Out here in Hollywood, the land of make-believe, we know all about the willing suspension of disbelief. It is a bargain the audience makes with you – they know those are actors on the screen, not the real people, and most likely on a sound-stage in front of green-screen and not floating in a lifeboat in the North Atlantic or whatever, but they’re willing to forget all that and play along, to suspend their disbelief, if you scare them, or move them to tears, or make them laugh, or something entertaining. They’ll do that, and fork over the eight bucks, if you keep your end of the bargain – if you make it seem real, or probable, or at least possible.
Of course there’s that old story about making that 1944 film Lifeboat – survivors from the freighter torpedoed by a U-boat huddle together in the North Atlantic and die off, one by one, as things get really nasty. It seems Hitchcock was unhappy with the over-the top score from Hugo Friedhofer – all the swelling violins and such bothered him. It just seemed wrong. It wasn’t realistic. So he asked a question that he thought would settle the matter, and rid him of the score. Where does the music come from? The reply from Friedhofer was classic – the same place the cameras come from. The score stayed in.
Building a plausible what-if world is harder than you think – all sorts of odd artifice may turn out to be necessary. It really is hard work – and someone should tell John McCain.
Monday, October 6, he was well into his campaign to change the course of the election he was losing. Obama was up 53-45 in the latest CNN poll – and his effort to “turn the page on the economy” and make the election about something else entirely seemed entirely necessary:
McCain’s course correction reflects a growing case of nerves within his high command as the electoral map has shifted significantly in Obama’s favor in the past two weeks.
“It’s a dangerous road, but we have no choice,” a top McCain strategist told the Daily News. “If we keep talking about the economic crisis, we’re going to lose.”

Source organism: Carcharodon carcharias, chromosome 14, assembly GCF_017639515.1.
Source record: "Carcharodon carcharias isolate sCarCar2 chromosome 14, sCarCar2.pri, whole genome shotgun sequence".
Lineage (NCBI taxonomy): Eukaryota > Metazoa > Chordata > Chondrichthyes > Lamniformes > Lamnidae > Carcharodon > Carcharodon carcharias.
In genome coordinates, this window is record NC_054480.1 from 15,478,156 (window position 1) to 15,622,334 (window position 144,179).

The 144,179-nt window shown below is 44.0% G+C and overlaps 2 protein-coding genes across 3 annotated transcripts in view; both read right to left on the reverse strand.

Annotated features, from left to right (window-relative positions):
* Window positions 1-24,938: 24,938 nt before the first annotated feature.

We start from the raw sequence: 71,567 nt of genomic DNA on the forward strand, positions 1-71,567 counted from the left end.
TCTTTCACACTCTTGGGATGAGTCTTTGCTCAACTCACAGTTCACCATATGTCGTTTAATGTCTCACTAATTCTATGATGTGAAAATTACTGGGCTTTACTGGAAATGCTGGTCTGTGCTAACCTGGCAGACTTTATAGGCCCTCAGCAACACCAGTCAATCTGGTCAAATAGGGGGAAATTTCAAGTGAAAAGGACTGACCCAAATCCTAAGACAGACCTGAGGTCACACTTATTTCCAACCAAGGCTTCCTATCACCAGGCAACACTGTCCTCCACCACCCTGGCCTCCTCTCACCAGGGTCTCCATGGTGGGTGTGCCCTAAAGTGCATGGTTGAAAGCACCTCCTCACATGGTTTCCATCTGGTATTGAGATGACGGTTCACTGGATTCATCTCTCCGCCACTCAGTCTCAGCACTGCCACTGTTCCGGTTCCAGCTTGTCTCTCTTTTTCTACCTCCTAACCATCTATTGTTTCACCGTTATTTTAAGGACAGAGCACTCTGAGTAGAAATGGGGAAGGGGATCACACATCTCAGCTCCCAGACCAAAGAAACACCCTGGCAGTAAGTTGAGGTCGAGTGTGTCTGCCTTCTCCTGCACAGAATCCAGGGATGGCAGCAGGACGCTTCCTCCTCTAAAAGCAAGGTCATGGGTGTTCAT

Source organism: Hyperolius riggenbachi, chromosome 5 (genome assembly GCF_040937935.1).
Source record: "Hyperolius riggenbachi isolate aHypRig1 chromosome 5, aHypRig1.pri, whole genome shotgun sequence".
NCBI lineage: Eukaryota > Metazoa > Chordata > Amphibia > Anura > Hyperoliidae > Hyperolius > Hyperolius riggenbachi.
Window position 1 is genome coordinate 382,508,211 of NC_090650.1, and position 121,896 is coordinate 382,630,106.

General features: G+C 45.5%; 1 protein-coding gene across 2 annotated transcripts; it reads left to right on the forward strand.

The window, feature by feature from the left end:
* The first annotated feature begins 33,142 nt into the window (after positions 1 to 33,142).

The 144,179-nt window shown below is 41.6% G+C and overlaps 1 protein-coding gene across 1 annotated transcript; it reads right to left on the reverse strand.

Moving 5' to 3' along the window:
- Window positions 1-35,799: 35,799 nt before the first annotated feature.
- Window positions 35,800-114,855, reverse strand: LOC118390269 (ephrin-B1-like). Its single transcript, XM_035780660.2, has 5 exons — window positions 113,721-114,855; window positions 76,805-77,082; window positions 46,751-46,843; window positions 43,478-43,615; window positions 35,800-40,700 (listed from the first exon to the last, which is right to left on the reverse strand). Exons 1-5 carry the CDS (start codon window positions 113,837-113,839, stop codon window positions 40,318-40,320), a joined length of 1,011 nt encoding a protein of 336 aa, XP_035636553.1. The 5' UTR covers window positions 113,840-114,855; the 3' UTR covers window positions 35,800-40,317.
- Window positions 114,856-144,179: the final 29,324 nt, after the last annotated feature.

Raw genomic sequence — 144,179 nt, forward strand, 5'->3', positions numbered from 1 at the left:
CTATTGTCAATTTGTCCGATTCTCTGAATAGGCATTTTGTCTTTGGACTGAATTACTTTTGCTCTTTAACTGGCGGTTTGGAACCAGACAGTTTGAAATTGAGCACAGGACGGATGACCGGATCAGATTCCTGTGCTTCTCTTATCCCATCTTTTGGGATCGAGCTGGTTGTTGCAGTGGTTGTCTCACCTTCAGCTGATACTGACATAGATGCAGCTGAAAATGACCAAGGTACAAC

So we got talk of William Ayers, and Tony Rezko, and a bit on Jeremiah Wright – Obama wasn’t like us and, as McCain’s running mate put it, Obama had been “palling around with terrorists.” Surely that would get people’s minds off the economy.
Surely this was real, or probable, or at least possible. Like when you go to the movies, people would forget the one reality – the economy in tatters – and go for the other, at least for a time, maybe through the first Tuesday in November.
But that was a hard sell – they were scared enough of the one, and really didn’t need the other. And they were not being offered anything momentarily entertaining, or even new. It was like the Saw movies – when you get to Saw V you just don’t want to play the game, or more precisely, make the bargain. Another sequel of a scare movie, when life was scary enough as is, was just bad marketing. Any studio executive would tell you that – at least you need a new twist.
And reality that day was bad enough:
And you have to do a little audience research:
Nearly six out of ten Americans believe another economic depression is likely, according to a poll released Monday.
The CNN/Opinion Research Corp. poll, which surveyed more than 1,000 Americans over the weekend, cited common measures of the economic pain of the 1930s: 25% unemployment rate; widespread bank failures; and millions of Americans homeless and unable to feed their families.
In response, 21% of those polled say that a depression is very likely and another 38% say it is somewhat likely.
And you want to tell these folks to forget all that and be scared of something else? You’d better have a promotional genius in your back pocket.
Consider the late CNN wire items that day:
And people out here know what is going on: